“Every time we hit a downturn we learn to become better operators,” Bockmeier says. “We learn to operate the business much more effectively, much more efficiently. And we maximize our potential, and we really use that as an opportunity to teach our people how to be as efficient and as effective as they possibly can with their operations.”
And while its people are its biggest asset, finding those people also can be problematic, Bockmeier says.
“It’s always challenging to stay ahead of the curve in finding great people,” he says. “Finding people to bring in and continue to develop and to nurture—as we grow it becomes more of a challenge. We have to have laser-focus on our people at all times.”
With the perception millennials are not interested in long-term career choices comes the challenge of attracting and keeping them. Bockmeier contends that if you love who you work for, love who you work with and there is room for advancement, keeping millennials—or anyone—onboard for the long haul is fairly easy.
Technology plays a role in that as well, he says.
“Because millennials want to utilize technology,” Bockmeier says, noting that Enterprise has moved to using tablets to connect staff with leadership and the customer. “How do we go to the customer? If we’re effective at going to the customer, we’re going to be effective at executing the long-term business plan.”
Embracing technology contributes to speed and ease of transaction, Bockmeier adds.
“We want to make it easy for you to be able to make a reservation,” he says. “We want to make it easy for you to be able to get and access a car.”
Bockmeier says there is not much about his job that makes him want to pull his hair out or keeps him up at night. But he wants to be sure that as a
company Enterprise continually is doing the right thing.
He describes himself as passionate, transparent, trustworthy and visible and says his passion is both a strength and a weakness.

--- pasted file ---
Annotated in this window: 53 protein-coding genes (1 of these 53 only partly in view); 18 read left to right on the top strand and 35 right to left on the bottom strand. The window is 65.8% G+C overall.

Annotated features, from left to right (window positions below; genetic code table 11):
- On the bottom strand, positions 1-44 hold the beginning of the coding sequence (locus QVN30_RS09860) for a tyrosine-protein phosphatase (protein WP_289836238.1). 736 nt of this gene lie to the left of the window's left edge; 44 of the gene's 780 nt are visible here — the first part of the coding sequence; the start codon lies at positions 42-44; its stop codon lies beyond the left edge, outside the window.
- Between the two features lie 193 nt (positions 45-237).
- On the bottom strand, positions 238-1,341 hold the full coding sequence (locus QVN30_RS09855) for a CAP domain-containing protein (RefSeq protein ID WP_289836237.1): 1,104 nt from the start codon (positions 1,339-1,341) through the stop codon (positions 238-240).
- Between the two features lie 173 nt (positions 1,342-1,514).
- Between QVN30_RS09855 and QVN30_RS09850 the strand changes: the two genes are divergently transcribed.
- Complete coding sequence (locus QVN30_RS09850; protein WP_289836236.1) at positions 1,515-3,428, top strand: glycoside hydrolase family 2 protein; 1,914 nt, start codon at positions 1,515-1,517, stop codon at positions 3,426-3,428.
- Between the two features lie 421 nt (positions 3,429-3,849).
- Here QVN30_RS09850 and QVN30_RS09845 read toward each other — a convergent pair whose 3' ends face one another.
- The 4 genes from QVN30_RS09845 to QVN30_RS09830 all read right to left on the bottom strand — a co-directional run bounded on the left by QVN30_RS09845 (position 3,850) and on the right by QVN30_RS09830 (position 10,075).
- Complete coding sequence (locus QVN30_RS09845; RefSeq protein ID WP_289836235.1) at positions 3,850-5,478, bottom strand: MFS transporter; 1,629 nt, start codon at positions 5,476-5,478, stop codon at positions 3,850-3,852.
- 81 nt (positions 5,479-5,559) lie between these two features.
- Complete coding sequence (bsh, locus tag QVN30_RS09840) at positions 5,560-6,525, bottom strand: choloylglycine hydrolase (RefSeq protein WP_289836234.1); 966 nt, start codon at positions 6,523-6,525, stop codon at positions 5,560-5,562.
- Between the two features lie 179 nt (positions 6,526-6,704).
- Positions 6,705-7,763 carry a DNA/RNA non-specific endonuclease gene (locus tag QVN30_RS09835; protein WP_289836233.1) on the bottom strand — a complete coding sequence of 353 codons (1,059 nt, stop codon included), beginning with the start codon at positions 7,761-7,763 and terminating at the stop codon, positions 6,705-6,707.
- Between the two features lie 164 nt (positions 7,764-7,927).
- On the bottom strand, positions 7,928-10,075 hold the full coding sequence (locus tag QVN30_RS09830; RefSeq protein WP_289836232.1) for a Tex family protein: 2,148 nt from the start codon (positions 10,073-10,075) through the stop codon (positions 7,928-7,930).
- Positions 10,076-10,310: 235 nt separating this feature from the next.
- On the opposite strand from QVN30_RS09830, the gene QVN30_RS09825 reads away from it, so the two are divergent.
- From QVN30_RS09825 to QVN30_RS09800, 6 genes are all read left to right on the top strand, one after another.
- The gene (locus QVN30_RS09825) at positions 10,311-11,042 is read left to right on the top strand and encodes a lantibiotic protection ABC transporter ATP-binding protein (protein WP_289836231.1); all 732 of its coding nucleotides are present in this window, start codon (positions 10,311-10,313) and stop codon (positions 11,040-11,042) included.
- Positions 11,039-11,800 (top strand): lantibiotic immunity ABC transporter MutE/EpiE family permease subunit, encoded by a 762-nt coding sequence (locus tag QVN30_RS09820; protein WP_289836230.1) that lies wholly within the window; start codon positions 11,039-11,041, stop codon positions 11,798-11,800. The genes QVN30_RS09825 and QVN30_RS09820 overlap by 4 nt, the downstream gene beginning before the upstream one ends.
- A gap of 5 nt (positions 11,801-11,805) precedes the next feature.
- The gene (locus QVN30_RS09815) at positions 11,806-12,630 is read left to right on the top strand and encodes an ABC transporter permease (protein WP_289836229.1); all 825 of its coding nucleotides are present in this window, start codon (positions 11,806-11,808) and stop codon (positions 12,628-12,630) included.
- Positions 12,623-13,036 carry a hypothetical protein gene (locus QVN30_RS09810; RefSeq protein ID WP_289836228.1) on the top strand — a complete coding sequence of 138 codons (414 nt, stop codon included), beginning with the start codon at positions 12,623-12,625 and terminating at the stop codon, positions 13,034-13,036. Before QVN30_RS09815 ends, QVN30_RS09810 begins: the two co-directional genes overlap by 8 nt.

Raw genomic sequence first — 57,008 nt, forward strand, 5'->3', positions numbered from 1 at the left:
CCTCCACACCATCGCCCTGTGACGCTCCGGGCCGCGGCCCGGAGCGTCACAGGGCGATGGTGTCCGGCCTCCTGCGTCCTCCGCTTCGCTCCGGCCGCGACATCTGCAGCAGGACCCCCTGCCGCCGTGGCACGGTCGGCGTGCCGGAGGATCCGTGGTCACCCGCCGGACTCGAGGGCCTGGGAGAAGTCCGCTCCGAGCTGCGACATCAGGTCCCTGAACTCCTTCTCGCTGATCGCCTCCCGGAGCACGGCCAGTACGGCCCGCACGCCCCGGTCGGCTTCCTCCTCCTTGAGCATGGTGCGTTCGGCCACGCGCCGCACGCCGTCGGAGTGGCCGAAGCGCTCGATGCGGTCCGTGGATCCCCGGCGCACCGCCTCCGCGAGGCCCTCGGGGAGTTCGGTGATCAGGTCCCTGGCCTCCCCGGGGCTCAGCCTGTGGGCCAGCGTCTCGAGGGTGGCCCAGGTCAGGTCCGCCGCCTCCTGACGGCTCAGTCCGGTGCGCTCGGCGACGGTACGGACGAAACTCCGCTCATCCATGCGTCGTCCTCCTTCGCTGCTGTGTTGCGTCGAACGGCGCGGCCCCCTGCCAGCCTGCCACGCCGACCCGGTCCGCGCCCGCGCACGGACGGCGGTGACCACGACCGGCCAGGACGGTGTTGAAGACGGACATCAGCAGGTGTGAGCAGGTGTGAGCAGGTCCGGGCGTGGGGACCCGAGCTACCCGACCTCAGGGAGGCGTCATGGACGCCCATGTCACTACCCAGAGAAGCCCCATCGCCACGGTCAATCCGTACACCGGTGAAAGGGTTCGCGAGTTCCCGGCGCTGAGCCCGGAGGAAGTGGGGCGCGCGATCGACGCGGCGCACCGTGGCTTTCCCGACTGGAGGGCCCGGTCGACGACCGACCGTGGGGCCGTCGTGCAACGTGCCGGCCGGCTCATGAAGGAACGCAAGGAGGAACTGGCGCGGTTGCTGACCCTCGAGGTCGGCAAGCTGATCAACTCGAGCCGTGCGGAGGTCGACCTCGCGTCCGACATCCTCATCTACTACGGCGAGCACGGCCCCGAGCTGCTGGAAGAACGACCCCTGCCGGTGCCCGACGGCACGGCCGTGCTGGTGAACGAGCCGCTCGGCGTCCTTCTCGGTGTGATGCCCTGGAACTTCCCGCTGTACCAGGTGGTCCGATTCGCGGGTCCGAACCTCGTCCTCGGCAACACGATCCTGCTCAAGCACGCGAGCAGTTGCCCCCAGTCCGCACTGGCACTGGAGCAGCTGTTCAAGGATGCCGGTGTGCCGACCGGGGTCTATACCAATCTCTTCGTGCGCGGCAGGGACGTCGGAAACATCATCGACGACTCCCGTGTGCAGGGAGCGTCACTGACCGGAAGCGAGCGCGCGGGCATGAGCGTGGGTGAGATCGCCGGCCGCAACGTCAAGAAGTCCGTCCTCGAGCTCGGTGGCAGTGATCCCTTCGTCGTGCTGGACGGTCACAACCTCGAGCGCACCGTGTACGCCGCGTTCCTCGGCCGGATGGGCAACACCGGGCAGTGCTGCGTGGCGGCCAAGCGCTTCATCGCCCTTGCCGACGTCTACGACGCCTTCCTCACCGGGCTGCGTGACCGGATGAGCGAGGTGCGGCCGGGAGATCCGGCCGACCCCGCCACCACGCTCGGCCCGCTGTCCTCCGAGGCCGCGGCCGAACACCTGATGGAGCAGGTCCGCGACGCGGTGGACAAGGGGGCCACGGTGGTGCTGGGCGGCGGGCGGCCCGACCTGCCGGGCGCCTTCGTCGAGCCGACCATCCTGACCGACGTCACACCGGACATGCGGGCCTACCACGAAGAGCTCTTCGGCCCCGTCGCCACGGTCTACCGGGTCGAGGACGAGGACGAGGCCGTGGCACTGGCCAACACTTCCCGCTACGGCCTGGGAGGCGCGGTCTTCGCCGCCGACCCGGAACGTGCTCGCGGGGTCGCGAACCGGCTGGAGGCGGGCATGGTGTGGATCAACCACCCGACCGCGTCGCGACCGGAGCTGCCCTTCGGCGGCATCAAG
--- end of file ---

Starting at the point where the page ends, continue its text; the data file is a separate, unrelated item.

“I’m very passionate about doing well. I’m very passionate about my people,” he says. “I’ve always got to make sure that I don’t become overly passionate.”
Enterprise is not just his job, Bockmeier says, it is part of who he is.
“It’s a part of my fabric,” he adds. “It’s funny because it’s like a small-business owner; their company is a part of them. It’s who they are. I don’t go home at night and the workday is done.”
Area rental manager Clark also points to Bockmeier’s passion for the business.
“Very competitive,” Clark says. “I would also say strategic. I can’t say enough about how influential he’s been, not just to me as it relates to my career, but also to females and minorities in our group and helping us develop into future leaders.”
Atlanta area manager Bierman says that for Bockmeier, his people are his priority.
“And that’s something he’s taught me with Enterprise,” she says. We really lead with employee development and driving our people to success, which runs the rest of the business. He taught me a lot about investing in our employees.”
Bierman says Bockmeier’s core values align with those of the business: honesty and integrity.
“He’s always been very direct,” she says. “I always felt he was going to be honest with his team and make sure that we knew where we stood. That really helped us perform.”